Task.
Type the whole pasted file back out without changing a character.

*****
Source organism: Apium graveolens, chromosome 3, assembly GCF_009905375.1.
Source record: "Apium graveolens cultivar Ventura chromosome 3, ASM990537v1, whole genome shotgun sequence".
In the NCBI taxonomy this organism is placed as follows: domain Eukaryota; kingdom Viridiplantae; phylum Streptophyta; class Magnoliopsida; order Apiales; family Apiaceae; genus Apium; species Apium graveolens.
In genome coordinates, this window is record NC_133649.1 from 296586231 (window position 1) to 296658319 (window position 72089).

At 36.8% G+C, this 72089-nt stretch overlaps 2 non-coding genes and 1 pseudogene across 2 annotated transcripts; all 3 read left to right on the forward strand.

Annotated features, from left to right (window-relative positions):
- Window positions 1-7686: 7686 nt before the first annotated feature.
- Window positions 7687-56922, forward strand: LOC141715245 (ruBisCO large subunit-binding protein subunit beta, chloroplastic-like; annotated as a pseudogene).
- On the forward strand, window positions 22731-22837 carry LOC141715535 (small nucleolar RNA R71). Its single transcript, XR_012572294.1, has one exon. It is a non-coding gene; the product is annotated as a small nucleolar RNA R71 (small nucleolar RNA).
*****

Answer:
Source organism: Apium graveolens, chromosome 3, assembly GCF_009905375.1.
Source record: "Apium graveolens cultivar Ventura chromosome 3, ASM990537v1, whole genome shotgun sequence".
In the NCBI taxonomy this organism is placed as follows: domain Eukaryota; kingdom Viridiplantae; phylum Streptophyta; class Magnoliopsida; order Apiales; family Apiaceae; genus Apium; species Apium graveolens.
In genome coordinates, this window is record NC_133649.1 from 296586231 (window position 1) to 296658319 (window position 72089).

At 36.8% G+C, this 72089-nt stretch overlaps 2 non-coding genes and 1 pseudogene across 2 annotated transcripts; all 3 read left to right on the forward strand.

Annotated features, from left to right (window-relative positions):
- Window positions 1-7686: 7686 nt before the first annotated feature.
- Window positions 7687-56922, forward strand: LOC141715245 (ruBisCO large subunit-binding protein subunit beta, chloroplastic-like; annotated as a pseudogene).
- On the forward strand, window positions 22731-22837 carry LOC141715535 (small nucleolar RNA R71). Its single transcript, XR_012572294.1, has one exon. It is a non-coding gene; the product is annotated as a small nucleolar RNA R71 (small nucleolar RNA).